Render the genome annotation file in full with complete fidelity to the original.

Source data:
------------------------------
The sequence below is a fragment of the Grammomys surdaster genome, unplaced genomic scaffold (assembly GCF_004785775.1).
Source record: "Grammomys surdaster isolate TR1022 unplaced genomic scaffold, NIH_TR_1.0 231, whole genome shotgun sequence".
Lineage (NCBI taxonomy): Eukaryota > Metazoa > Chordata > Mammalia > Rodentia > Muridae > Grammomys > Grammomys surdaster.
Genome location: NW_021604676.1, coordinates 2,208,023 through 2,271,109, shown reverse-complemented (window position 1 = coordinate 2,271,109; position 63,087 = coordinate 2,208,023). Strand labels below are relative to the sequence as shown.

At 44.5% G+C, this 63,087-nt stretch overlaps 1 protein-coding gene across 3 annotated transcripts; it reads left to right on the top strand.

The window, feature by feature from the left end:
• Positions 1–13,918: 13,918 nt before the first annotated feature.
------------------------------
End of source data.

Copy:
The sequence below is a fragment of the Grammomys surdaster genome, unplaced genomic scaffold (assembly GCF_004785775.1).
Source record: "Grammomys surdaster isolate TR1022 unplaced genomic scaffold, NIH_TR_1.0 231, whole genome shotgun sequence".
Lineage (NCBI taxonomy): Eukaryota > Metazoa > Chordata > Mammalia > Rodentia > Muridae > Grammomys > Grammomys surdaster.
Genome location: NW_021604676.1, coordinates 2,208,023 through 2,271,109, shown reverse-complemented (window position 1 = coordinate 2,271,109; position 63,087 = coordinate 2,208,023). Strand labels below are relative to the sequence as shown.

At 44.5% G+C, this 63,087-nt stretch overlaps 1 protein-coding gene across 3 annotated transcripts; it reads left to right on the top strand.

The window, feature by feature from the left end:
• Positions 1–13,918: 13,918 nt before the first annotated feature.